Q&A: Georgie Benz

5678 Magazine in conversation with singer and songwriter Georgie Benz.

5678: What’s your musical background

Georgie: I played the violin at eight years-old and started singing too. After a couple of years I got really bored of playing the violin and continued classical singing until I was 15 or 16 and then was trained contemporary from 16 to 17. I took a break at University and went to Berkley in Los Angles to start a course in song writing. I started song writing at 19 and self taught myself the guitar at 16 onwards. In school I was a lead singer for a band. During covid I began writing more, I just wanted to do it, because, I could sing but I needed to work on my writing to finish these songs

5678: Who are your musical influences?

Georgie: I was hugely influenced by Phoebe Bridges when I started songwriting. A lot of my metaphorical and abstract images I feel took that from her and the way she expressed herself in her writing. I’m also influenced by Indie Brit Pop Rock such as Holly Hamberson and Sam Phender. I’m drawn to artists who are very lyrically driven with their songs and narration which feels very intimate.

5678: What’s your creative process?

Georgie: I usually work through a stream of consciousness, sitting down with my guitar playing and singing at the same time and I usually get the main bit down of that. A few I had to go back and change a bit or cut the other half, but, a lot of my songs I’ve written straight through and gone back to see where I want to continue. So, it’s a stream of consciousness. Usually, I write more, but I just graduated and I’m taking a break which is a change from Berkley where I had to write three to four songs a week. Right now I’m just chilling. If I can write a song I will do so.

5678: How would you describe your musical style to others?

Georgie: I would describe my musical style as an indie alternative songwriter or Indie pop acoustic pop rock. A lot of lyrical-based melancholy progression mainly voice and guitar.

5678: How has your style evolved?

Georgie: I think my style is constantly evolving. It’s a musical thing. As you find new outlets and techniques to use you constantly change. I’m more lyrically driven in terms of more personal intimate lyrics from my own experiences. I’ve been changing.

5678: Could you tell us the inspiration for Smokers Lungs your first single?

Georgie: Smoker’s Lungs came pretty quickly. I wrote it two summers ago based on experiences with guys and my friends. Watching them talk about their emotions. I couldn’t understand why guys couldn’t just say what they were feeling instead of lying or trauma dumb or trying to prolong the experience. It was a cathartic experience. I recorded the song in Valencia with two of my friends they recorded and produced the song very well. It was a lovely experience with my friends.

Smoker’s Lungs Cover Single

5678: Your latest release ‘Face to Face’ seems to take a new direction. Could you tell us more about it?


Georgie:’Face to Face’ is a sister song to Smokers Long. I wrote it in 2019 and it was never released. It had a similar chord progression. I don’t know exactly where the idea came from. I wanted the idea of singing in the car with someone and driving around because you know that if you go to either of your homes the relationship will be done. So you don’t talk about that. Going around the circle conversation-wise and metaphorically because you don’t want to lose that person.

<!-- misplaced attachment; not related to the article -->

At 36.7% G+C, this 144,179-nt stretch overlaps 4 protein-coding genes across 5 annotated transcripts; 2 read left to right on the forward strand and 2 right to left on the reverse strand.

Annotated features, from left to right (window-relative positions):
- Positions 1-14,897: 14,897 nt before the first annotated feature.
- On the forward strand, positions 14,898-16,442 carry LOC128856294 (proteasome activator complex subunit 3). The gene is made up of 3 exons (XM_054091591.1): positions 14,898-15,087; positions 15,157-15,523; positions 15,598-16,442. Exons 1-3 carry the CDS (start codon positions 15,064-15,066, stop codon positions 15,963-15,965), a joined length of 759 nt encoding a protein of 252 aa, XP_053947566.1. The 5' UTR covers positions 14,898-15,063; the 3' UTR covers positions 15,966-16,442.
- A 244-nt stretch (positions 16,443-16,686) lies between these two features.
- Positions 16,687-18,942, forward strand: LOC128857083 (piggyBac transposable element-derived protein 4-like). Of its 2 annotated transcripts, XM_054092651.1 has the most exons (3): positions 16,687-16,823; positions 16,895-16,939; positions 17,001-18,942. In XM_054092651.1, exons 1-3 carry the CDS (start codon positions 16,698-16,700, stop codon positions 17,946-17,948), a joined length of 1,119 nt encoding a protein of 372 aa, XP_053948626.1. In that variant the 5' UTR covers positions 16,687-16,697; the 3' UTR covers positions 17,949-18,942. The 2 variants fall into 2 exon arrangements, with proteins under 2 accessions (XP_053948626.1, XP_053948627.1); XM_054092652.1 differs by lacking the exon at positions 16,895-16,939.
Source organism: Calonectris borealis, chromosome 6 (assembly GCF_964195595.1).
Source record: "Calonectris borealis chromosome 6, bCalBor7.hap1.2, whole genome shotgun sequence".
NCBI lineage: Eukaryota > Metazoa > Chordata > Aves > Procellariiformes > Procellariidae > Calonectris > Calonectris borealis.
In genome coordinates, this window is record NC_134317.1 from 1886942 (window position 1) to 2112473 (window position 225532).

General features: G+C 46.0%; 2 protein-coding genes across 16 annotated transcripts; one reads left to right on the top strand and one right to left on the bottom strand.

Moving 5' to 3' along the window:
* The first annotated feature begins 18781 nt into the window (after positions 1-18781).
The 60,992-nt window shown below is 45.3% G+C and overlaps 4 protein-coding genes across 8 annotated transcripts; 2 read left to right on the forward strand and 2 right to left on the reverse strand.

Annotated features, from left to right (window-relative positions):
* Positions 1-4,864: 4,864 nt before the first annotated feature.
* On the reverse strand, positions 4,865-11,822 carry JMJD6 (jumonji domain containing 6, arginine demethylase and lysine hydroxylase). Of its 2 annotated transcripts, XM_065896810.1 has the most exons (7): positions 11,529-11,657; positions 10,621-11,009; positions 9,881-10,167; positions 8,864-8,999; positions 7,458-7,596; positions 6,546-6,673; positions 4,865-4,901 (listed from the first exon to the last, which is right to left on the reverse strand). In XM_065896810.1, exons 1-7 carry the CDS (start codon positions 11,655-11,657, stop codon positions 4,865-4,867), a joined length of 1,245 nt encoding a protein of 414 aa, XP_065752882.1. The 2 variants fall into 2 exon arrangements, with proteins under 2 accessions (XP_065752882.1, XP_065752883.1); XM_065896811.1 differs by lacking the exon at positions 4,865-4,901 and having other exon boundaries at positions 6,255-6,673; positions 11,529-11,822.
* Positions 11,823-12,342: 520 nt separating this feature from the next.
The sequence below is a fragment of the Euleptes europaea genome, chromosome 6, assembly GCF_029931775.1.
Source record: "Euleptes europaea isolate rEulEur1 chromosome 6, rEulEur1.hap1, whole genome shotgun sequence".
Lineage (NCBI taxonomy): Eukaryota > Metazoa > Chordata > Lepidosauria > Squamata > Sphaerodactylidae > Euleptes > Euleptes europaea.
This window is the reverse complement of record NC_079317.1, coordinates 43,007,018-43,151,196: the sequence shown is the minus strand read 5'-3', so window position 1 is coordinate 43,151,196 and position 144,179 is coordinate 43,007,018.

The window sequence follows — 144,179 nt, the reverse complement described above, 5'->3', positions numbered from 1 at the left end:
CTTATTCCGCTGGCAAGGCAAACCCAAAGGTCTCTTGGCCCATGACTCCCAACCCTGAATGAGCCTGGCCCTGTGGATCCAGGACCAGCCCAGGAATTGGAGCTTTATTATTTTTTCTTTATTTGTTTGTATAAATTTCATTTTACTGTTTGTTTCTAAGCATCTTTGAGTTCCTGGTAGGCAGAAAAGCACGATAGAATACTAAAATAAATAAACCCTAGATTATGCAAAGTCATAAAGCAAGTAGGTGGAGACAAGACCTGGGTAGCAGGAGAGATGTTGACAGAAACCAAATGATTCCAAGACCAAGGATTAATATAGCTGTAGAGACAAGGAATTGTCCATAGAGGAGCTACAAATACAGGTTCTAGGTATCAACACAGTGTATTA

5678: What is it like performing your songs to a live audience?

Georgie: I haven’t been performing live that much. I used to perform live during my school band. I used to do a lot of talent shows and galas with the band I was with at school. I would always perform someone else’s songs not my own. When I got to Berkley, I did a few house shows with my friends in a special and intimate environment to showcase my songs. It’s crazy performing your songs to an audience. My friends are lovely and naturally are more interested in my songs because they are my friends. It would be interesting to see my songs performed in front of a strange audience. There is something cathartic about singing your heart out about something personal to you. It’s been special and I’m lucky with the audiences I’ve had.

5678: What advice would you give to young aspiring female music artists who want to get started in singing and songwriting?

Georgie: Work out what you’re trying to get out of music. Explore your motives and draw clear lines with your boundaries. I always try to maintain that music is a hobby to me, even though It’s something I want to make a career out of. Also, there is a wealth of resources available on the internet to get started for example on YouTube. If you want to download ‘Logic’ and watch some YouTube videos and follow people on social media who are doing things you want to do and chit-chat. A lot of music is networking and making friends. People are happy to do that. Be confident in what you’re doing and be nice to everyone, because the music industry is pretty small.

5678: Are there any future projects you are working on?

Georgie: I’m excited to record my EP. I’m going back to Boston in a couple of weeks. I’m working with my friend Liam. I wrote most of my songs in September and November and another in February. These are songs that I adore and they represent a new songwriting style. I’m proud of them and can’t wait to hear them be produced. It will be euphoric seeing all these intimate songs come to life. I’m excited to get them out and show the world what I’ve been working on.

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Written by: Maximilian Jenz
Maximilian Jenz, 5678's website and podcast editor. He previously interned at the Guardian, ITV, and Reuters.